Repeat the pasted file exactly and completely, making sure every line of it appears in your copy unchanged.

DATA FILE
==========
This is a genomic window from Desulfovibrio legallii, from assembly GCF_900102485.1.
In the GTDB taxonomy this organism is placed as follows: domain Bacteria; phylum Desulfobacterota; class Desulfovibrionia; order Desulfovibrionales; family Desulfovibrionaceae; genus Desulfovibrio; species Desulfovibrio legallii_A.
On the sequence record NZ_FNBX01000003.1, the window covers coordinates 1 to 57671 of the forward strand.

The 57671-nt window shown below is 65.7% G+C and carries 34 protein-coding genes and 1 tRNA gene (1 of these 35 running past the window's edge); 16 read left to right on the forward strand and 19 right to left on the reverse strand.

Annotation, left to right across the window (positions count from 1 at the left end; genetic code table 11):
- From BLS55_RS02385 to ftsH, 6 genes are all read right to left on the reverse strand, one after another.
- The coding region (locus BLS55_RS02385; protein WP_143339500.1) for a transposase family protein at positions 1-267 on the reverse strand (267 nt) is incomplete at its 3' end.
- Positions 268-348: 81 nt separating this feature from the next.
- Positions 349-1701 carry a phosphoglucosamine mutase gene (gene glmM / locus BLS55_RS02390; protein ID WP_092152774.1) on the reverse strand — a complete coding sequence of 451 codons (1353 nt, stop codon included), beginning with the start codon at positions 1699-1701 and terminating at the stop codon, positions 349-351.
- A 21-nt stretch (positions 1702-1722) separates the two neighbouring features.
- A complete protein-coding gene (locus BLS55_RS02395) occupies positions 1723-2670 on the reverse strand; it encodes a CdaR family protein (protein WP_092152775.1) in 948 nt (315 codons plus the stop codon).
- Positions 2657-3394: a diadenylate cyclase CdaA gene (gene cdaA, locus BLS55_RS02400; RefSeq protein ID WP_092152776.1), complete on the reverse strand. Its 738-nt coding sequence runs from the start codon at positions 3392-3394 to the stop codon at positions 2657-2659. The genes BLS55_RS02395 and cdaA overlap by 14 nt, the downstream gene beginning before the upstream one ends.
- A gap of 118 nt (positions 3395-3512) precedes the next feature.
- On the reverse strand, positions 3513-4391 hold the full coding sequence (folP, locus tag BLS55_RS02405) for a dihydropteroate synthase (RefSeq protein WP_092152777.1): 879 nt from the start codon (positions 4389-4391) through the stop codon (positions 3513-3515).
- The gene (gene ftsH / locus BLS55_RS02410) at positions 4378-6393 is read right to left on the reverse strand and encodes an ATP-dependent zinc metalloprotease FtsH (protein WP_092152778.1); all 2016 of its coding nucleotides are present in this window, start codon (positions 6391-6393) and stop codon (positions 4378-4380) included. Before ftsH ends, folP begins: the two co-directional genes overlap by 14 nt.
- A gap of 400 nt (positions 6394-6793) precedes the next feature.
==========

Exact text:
This is a genomic window from Desulfovibrio legallii, from assembly GCF_900102485.1.
In the GTDB taxonomy this organism is placed as follows: domain Bacteria; phylum Desulfobacterota; class Desulfovibrionia; order Desulfovibrionales; family Desulfovibrionaceae; genus Desulfovibrio; species Desulfovibrio legallii_A.
On the sequence record NZ_FNBX01000003.1, the window covers coordinates 1 to 57671 of the forward strand.

The 57671-nt window shown below is 65.7% G+C and carries 34 protein-coding genes and 1 tRNA gene (1 of these 35 running past the window's edge); 16 read left to right on the forward strand and 19 right to left on the reverse strand.

Annotation, left to right across the window (positions count from 1 at the left end; genetic code table 11):
- From BLS55_RS02385 to ftsH, 6 genes are all read right to left on the reverse strand, one after another.
- The coding region (locus BLS55_RS02385; protein WP_143339500.1) for a transposase family protein at positions 1-267 on the reverse strand (267 nt) is incomplete at its 3' end.
- Positions 268-348: 81 nt separating this feature from the next.
- Positions 349-1701 carry a phosphoglucosamine mutase gene (gene glmM / locus BLS55_RS02390; protein ID WP_092152774.1) on the reverse strand — a complete coding sequence of 451 codons (1353 nt, stop codon included), beginning with the start codon at positions 1699-1701 and terminating at the stop codon, positions 349-351.
- A 21-nt stretch (positions 1702-1722) separates the two neighbouring features.
- A complete protein-coding gene (locus BLS55_RS02395) occupies positions 1723-2670 on the reverse strand; it encodes a CdaR family protein (protein WP_092152775.1) in 948 nt (315 codons plus the stop codon).
- Positions 2657-3394: a diadenylate cyclase CdaA gene (gene cdaA, locus BLS55_RS02400; RefSeq protein ID WP_092152776.1), complete on the reverse strand. Its 738-nt coding sequence runs from the start codon at positions 3392-3394 to the stop codon at positions 2657-2659. The genes BLS55_RS02395 and cdaA overlap by 14 nt, the downstream gene beginning before the upstream one ends.
- A gap of 118 nt (positions 3395-3512) precedes the next feature.
- On the reverse strand, positions 3513-4391 hold the full coding sequence (folP, locus tag BLS55_RS02405) for a dihydropteroate synthase (RefSeq protein WP_092152777.1): 879 nt from the start codon (positions 4389-4391) through the stop codon (positions 3513-3515).
- The gene (gene ftsH / locus BLS55_RS02410) at positions 4378-6393 is read right to left on the reverse strand and encodes an ATP-dependent zinc metalloprotease FtsH (protein WP_092152778.1); all 2016 of its coding nucleotides are present in this window, start codon (positions 6391-6393) and stop codon (positions 4378-4380) included. Before ftsH ends, folP begins: the two co-directional genes overlap by 14 nt.
- A gap of 400 nt (positions 6394-6793) precedes the next feature.